IFT Educational Restaurant might have the worst restaurant name in Macau, but don’t let that dissuade you from trying it out. Attached to the lovely Pousada de Mong Ha guesthouse, it’s staffed by students in training who are learning the hotel industry, and use the restaurant to get real world waitress and waitressing experience.
While that may result in the occasional error or two, I’d much rather be around them than hardened veterans of the industry who populate some of Macau’s better known Portuguese restaurants. It’s like some of them packed it in ten years ago and haven’t smiled since, on the job or otherwise.
IFT Educational Restaurant has a sterling reputation around town and used to consistently rank as the top Macau restaurant on Trip Advisor around 2010 and 2011. They’ve since taken a bit of a fall but don’t take that to mean that standards or food quality have gone down, because they most certainly have not.
Still a fantastic choice today, especially in the area of value, IFT doesn’t add any tax or service charges to the bill while most mains stay in the $100 to $200 range. The fare is predominately Portuguese and Macanese with some other World selections thrown in as well, such as New Zealand lamb, Australian tenderloin and various linguini and pasta.
IFT’s Portuguese wine list also deserves a word of mention. You will not find a larger better Portuguese wine selection for lower prices anywhere else in town, save for MacauSoul, of course. Strictly in terms of restaurants though, IFT stands alone at number one, and no one else comes particularly close.
The evening I dined there I ordered four dishes and three of them were out of this world. The Duck Confit appetizer was large enough to be a main course meal and seriously succulent at that, the meat just begging to be taken from the bone.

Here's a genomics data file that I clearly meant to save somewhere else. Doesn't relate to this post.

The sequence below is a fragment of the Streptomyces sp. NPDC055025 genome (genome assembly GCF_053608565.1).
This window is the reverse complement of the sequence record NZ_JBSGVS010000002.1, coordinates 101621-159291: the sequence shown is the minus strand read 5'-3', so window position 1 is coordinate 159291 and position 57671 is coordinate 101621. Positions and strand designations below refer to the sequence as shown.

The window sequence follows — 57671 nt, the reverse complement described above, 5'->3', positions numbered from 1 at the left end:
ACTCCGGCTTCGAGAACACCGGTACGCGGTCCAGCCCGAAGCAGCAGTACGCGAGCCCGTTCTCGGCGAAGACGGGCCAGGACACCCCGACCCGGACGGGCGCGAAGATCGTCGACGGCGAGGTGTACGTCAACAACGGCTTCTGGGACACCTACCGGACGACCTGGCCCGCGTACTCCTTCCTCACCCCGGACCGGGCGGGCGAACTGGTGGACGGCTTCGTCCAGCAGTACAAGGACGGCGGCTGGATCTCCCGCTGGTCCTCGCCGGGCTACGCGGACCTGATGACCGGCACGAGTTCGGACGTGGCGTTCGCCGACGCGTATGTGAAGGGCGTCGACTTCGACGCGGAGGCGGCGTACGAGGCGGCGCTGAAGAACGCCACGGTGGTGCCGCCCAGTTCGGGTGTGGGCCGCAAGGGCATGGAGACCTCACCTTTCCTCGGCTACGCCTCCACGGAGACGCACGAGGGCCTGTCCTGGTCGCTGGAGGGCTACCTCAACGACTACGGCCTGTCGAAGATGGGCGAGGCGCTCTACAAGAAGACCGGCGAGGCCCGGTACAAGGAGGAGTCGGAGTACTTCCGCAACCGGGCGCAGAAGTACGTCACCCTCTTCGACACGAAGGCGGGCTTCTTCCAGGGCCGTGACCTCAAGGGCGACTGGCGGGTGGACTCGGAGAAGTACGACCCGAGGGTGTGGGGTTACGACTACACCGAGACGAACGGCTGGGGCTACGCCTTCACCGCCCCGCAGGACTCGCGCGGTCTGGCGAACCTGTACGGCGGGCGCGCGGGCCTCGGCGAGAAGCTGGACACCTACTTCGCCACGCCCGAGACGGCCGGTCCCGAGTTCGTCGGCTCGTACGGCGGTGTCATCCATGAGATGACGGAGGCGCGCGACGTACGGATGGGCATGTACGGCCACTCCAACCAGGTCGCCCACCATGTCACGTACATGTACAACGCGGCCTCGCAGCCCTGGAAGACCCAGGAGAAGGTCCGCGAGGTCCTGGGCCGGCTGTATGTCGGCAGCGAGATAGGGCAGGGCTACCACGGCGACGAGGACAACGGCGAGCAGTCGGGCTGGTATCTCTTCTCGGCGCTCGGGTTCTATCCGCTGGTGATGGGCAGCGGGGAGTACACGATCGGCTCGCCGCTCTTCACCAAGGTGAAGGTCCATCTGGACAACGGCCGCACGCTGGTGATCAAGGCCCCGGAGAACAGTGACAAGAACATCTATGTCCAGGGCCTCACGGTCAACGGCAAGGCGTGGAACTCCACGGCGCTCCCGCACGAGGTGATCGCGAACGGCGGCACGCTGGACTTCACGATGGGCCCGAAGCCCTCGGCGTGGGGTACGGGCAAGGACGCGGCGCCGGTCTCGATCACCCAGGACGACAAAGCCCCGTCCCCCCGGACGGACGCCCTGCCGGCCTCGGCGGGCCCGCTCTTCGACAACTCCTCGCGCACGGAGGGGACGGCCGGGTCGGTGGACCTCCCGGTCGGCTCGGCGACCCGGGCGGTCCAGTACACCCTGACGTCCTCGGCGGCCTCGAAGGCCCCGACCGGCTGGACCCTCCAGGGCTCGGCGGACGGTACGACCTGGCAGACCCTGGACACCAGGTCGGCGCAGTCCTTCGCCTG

The Lobster Cappuccino Soup was thick and tantalizing, rocking a full bodied broth, really good value for only $70.
The Squid Ink with Prawns came out last and I was surprised to see it presented as a pasta dish. Whatever, the prawns were moist as hell and complemented the thick black noodles perfectly, making it another smashing selection.
The only thing I didn’t care for too much was the Garden Salad, which didn’t have enough vegetables or a dressing I really liked. At least it wasn’t expensive though, only $70.
All told, my bill came to only $370, which is a phenomenal price in Macau for a four course meal. If judged by their a la carte menu alone, then IFT probably deserves 5 stars. There is another matter to consider though, that of the Friday Night Macanese and Portuguese Dinner Buffet.
Every Friday evening, IFT holds a Macanese and Portuguese Dinner Buffet from 7:00 pm until 10:30 pm. Quite a bit smaller than most buffets in town, the selection is not extensive by any means, but they do offer many signature Macanese and Portuguese dishes like Curry Meat Pies, Macanese Stuffed Eggs, Roasted Portuguese Sausages, Stuffed Prawns, Stewed Pork with Tamarind and Shrimp Paste, Pork in Turmeric Sauce, and Portuguese Roasted Pork Rib.
Notable omissions, however, include African Chicken, Minchi, Baked Codfish, Curried Crab, and Macanese Chili Shrimps. Any Macanese buffet worth their salt needs to offer African Chicken and Minchi at least, but you’ll only get that love on IFT’s a la carte menu.
To see exactly what’s served during the buffet, please follow the link to IFT’s website: Macanese and Portuguese Dinner Buffet.
I committed the cardinal sin of going to a buffet and not being very hungry, so I didn’t sample as much of the food as I wanted to.
Most of the selections on offer were extremely thick and heavy, or utilized a very rich sauce, so I probably wouldn’t have lasted that long anyway, even if I had been starving.
Still though, as an introduction to Macanese/Portuguese food however, you can certainly do a lot worse, especially for the cost, only $280 per adult.
While the overall selection might be a little lacking, there isn’t a better dinner buffet in Macau for the price, which is why I still award it 4 stars overall.